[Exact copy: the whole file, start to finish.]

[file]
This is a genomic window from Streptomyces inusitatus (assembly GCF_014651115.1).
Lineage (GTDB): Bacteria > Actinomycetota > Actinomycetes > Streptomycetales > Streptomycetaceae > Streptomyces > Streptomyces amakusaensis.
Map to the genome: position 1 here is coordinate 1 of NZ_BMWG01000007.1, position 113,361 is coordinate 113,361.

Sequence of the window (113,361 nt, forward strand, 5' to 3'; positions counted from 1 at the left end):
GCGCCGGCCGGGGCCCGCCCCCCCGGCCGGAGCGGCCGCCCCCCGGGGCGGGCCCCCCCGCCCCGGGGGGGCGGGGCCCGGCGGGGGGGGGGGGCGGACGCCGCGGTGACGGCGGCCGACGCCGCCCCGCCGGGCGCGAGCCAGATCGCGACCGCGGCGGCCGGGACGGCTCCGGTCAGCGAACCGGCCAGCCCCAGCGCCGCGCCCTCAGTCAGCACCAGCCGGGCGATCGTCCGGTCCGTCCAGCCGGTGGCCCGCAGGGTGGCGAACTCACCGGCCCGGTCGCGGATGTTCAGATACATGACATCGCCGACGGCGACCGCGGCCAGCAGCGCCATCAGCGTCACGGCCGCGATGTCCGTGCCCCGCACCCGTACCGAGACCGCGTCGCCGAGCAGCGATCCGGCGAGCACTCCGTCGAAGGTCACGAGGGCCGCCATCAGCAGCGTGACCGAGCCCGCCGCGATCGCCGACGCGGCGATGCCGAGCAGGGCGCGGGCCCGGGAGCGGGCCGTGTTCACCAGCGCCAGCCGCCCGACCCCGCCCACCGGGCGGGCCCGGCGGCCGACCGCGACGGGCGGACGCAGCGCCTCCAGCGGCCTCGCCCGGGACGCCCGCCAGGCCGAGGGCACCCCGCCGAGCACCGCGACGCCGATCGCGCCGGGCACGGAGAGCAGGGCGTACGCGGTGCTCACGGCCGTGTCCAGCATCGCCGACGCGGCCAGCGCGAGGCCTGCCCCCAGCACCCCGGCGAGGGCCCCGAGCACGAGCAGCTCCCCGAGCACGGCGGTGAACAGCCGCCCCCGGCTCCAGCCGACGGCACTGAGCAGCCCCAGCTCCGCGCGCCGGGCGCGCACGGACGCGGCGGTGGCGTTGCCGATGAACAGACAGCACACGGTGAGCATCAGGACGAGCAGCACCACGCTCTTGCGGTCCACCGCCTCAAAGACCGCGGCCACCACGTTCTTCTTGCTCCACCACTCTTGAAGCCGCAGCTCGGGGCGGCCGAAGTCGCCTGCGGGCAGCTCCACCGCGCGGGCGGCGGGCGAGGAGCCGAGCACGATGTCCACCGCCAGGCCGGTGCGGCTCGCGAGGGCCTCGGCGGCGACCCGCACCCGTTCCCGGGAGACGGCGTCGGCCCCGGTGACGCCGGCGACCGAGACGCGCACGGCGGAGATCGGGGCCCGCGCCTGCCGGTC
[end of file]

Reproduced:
This is a genomic window from Streptomyces inusitatus (assembly GCF_014651115.1).
Lineage (GTDB): Bacteria > Actinomycetota > Actinomycetes > Streptomycetales > Streptomycetaceae > Streptomyces > Streptomyces amakusaensis.
Map to the genome: position 1 here is coordinate 1 of NZ_BMWG01000007.1, position 113,361 is coordinate 113,361.

Sequence of the window (113,361 nt, forward strand, 5' to 3'; positions counted from 1 at the left end):
GCGCCGGCCGGGGCCCGCCCCCCCGGCCGGAGCGGCCGCCCCCCGGGGCGGGCCCCCCCGCCCCGGGGGGGCGGGGCCCGGCGGGGGGGGGGGGCGGACGCCGCGGTGACGGCGGCCGACGCCGCCCCGCCGGGCGCGAGCCAGATCGCGACCGCGGCGGCCGGGACGGCTCCGGTCAGCGAACCGGCCAGCCCCAGCGCCGCGCCCTCAGTCAGCACCAGCCGGGCGATCGTCCGGTCCGTCCAGCCGGTGGCCCGCAGGGTGGCGAACTCACCGGCCCGGTCGCGGATGTTCAGATACATGACATCGCCGACGGCGACCGCGGCCAGCAGCGCCATCAGCGTCACGGCCGCGATGTCCGTGCCCCGCACCCGTACCGAGACCGCGTCGCCGAGCAGCGATCCGGCGAGCACTCCGTCGAAGGTCACGAGGGCCGCCATCAGCAGCGTGACCGAGCCCGCCGCGATCGCCGACGCGGCGATGCCGAGCAGGGCGCGGGCCCGGGAGCGGGCCGTGTTCACCAGCGCCAGCCGCCCGACCCCGCCCACCGGGCGGGCCCGGCGGCCGACCGCGACGGGCGGACGCAGCGCCTCCAGCGGCCTCGCCCGGGACGCCCGCCAGGCCGAGGGCACCCCGCCGAGCACCGCGACGCCGATCGCGCCGGGCACGGAGAGCAGGGCGTACGCGGTGCTCACGGCCGTGTCCAGCATCGCCGACGCGGCCAGCGCGAGGCCTGCCCCCAGCACCCCGGCGAGGGCCCCGAGCACGAGCAGCTCCCCGAGCACGGCGGTGAACAGCCGCCCCCGGCTCCAGCCGACGGCACTGAGCAGCCCCAGCTCCGCGCGCCGGGCGCGCACGGACGCGGCGGTGGCGTTGCCGATGAACAGACAGCACACGGTGAGCATCAGGACGAGCAGCACCACGCTCTTGCGGTCCACCGCCTCAAAGACCGCGGCCACCACGTTCTTCTTGCTCCACCACTCTTGAAGCCGCAGCTCGGGGCGGCCGAAGTCGCCTGCGGGCAGCTCCACCGCGCGGGCGGCGGGCGAGGAGCCGAGCACGATGTCCACCGCCAGGCCGGTGCGGCTCGCGAGGGCCTCGGCGGCGACCCGCACCCGTTCCCGGGAGACGGCGTCGGCCCCGGTGACGCCGGCGACCGAGACGCGCACGGCGGAGATCGGGGCCCGCGCCTGCCGGTC